On the back is a two megapixel camera that lacks both autofocus and a flash so is of limited use. It’s fine for a quick snap of your mates doing something silly, but you’ll have to be sure it’s in good lighting as anything else will be blurry and noisy beyond belief. Video is also available, but again is very low quality so will only really be of use in daylight and when your subjects aren’t moving around too much. Unfortunately the handset was collected before I had a chance to transfer the shots I’d taken with it to a computer, so you’ll just have to take my word for it.
One of the features we most appreciated on the INQ1 was its MicroSD slot, and we’re glad to see INQ has managed to retain this on an even cheaper phone. This makes it easy to take your photos and videos from and add music to the phone. Then again, considering you’re limited to using the bundled headset for music listening (for which it’s pretty rubbish) the idea of using this as a regular mp3 player is one we would discourage.
We were surprised to find a fairly sizeable 1,150mAh battery in this phone as that’s larger than some we find in much larger and feature rich smartphones. We were thus a bit saddened to find quoted talk time was only 3.5 hours, despite standby time being an impressive 11 days. In our tests, where we were regularly using the phone for web browsing, Facebook checking, music listening, and photo taking over the course of a few days, we managed to get four days out of it and a full week should be possible with light usage.
The INQ Mini 3G’s interface is much the same as that of the INQ1, with a single desktop upon which you can have three widgets selected from a fairly limited range including things like a large clock display, RSS feeds, and weather. Below this is a horizontal carousel of shortcuts to some of the phones main messaging features that 3 refers to as the ‘switcher’. Shortcuts include Facebook, Skype, Twitter, Messenger, Mail, Search, and the 3 content portal, and you can add five more shortcuts including links to websites. This carousel is particularly useful as it can be brought forth while in other applications by pressing a button on the side of the phone. This enables you to, for instance, check something on Facebook while in the middle of writing a text message. Once done you can just press the back button and go back to the message you were writing.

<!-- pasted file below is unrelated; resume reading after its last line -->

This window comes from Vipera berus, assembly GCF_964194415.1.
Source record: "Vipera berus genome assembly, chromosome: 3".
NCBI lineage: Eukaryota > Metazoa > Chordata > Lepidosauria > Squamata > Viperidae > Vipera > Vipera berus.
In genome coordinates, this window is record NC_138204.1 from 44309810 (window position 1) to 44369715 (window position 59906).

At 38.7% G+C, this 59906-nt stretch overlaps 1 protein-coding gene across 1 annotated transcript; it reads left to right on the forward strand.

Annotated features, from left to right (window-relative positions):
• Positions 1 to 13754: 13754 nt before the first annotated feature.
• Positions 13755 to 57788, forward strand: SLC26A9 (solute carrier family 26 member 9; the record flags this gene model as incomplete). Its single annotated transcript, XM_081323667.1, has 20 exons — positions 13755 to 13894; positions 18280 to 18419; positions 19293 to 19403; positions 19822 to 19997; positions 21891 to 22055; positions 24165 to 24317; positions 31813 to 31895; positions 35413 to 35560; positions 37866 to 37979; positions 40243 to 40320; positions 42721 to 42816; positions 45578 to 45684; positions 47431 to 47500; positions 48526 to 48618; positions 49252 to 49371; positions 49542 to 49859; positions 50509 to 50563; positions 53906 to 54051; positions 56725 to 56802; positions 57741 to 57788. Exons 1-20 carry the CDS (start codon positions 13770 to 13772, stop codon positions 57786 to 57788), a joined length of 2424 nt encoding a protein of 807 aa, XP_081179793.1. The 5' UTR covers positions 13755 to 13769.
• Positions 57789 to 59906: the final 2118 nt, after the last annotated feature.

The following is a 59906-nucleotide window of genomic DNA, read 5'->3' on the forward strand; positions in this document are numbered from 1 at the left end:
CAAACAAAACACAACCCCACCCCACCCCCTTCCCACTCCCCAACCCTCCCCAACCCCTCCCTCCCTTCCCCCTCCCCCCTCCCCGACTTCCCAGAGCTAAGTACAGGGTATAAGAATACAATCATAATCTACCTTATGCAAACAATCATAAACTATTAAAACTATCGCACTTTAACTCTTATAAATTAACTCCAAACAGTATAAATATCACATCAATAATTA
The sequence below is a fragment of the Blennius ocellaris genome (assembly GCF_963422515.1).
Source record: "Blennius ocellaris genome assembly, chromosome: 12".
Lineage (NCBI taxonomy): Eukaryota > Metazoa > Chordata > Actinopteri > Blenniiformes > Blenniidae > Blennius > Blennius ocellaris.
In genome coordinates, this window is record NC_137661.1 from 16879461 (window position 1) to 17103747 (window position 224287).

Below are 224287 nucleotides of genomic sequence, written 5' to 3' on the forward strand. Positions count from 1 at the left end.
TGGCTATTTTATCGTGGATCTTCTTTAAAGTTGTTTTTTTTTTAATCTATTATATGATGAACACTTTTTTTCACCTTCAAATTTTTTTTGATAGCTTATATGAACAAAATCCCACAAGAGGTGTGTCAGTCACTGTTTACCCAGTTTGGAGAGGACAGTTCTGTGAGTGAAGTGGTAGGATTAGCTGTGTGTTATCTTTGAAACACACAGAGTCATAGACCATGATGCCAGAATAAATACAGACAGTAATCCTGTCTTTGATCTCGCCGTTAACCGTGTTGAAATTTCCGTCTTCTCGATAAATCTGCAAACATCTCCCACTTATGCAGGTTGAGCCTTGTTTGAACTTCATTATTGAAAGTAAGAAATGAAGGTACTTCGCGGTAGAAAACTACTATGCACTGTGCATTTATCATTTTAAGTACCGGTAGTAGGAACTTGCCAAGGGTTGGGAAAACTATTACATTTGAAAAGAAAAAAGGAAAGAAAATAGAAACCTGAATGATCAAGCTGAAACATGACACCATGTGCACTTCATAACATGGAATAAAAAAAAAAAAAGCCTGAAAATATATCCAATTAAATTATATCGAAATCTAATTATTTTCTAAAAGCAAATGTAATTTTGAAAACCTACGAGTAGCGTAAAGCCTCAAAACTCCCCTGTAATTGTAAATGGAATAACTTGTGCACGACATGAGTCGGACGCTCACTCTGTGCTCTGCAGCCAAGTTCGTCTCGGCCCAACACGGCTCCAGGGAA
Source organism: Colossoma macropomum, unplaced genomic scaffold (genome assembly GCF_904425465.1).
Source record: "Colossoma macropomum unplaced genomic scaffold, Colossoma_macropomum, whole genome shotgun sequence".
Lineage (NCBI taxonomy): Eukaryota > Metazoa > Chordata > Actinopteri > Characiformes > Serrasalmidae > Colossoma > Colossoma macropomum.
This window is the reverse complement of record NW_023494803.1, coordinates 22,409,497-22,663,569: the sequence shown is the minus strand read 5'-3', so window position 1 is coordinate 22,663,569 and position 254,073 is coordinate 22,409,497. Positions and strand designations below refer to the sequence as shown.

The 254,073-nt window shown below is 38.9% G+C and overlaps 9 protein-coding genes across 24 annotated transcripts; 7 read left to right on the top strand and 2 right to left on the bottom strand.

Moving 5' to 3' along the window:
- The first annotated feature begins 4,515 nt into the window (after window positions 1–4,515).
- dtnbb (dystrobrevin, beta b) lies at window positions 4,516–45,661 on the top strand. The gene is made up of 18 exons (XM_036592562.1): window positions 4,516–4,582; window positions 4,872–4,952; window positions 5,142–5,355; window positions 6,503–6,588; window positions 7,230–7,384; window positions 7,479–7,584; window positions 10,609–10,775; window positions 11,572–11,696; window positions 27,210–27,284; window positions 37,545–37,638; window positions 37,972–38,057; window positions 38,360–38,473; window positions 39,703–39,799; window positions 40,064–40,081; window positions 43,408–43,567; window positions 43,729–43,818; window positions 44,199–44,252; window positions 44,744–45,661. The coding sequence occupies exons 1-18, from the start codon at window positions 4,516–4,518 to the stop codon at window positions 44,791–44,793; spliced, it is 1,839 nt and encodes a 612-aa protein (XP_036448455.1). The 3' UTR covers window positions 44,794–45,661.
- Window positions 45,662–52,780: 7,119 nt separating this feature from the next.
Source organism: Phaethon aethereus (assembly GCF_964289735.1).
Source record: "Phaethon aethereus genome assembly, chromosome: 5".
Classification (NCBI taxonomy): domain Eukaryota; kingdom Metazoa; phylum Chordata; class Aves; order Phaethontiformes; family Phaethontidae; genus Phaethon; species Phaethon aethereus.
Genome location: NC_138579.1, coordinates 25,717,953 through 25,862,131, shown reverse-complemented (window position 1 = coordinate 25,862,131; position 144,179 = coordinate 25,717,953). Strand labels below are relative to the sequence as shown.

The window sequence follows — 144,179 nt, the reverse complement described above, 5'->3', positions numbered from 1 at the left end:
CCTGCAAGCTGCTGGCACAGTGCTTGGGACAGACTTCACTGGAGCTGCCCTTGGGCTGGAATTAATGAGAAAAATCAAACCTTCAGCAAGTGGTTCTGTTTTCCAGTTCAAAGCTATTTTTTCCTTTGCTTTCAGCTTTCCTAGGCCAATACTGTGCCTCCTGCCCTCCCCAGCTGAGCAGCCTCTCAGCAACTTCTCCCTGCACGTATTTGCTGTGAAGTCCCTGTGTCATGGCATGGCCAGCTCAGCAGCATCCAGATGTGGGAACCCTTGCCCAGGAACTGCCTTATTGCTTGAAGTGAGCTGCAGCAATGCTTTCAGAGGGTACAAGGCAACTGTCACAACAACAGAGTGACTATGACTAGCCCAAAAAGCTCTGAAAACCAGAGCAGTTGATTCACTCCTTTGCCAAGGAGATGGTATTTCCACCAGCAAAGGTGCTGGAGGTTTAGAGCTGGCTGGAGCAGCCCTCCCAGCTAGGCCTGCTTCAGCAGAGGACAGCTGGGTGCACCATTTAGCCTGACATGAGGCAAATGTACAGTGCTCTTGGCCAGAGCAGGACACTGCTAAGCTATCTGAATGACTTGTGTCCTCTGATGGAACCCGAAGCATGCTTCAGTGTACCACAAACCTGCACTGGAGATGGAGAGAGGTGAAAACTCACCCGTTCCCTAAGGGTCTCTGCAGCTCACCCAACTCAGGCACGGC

The main menu, activated by the front button with the grid of squares, brings access to the phones settings, the general message folder, the camera, music and video players, and web browser. It’s a fairly garish menu but is ultimately practical, though a little slow. Other apps include an RSS feed reader, alarms, calculator, notepad, stopwatch and voice recorder.
Of course, the main feature of the INQ Mini 3G is the Facebook and contacts integration. How does this hang together? In a word: perfectly. When adding Facebook contacts you’re prompted to select which Facebook contacts to import to the phone, then by what means (phone, Facebook, Skype, etc) you’d like to contact them. It’s as simple as that. Unfortunately, due to the pre-launch nature of the software we were testing, we weren’t able to sign-in properly to Windows Live Messenger, so couldn’t test this feature. However, Skype works just as well as on the INQ1 – no surprise given the software is the same.
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The INQ Mini 3G isn’t for everyone; it’s far too low on features for those that want a true mobile web experience and it’s a bit complicated for those that just want a simple cheap phone. However, if you can’t afford the former and just want to make sure you’re never out of the social loop, then you should definitely consider this phone. Especially if buying for teenage sons and daughters.
”’Update: We mistakenly thought this phone didn’t have a MicroSD slot but have since been informed that it does. We have thus rewritten the paragraph that pertains to this issue and have raised the features score from 6/10 to 7/10.”’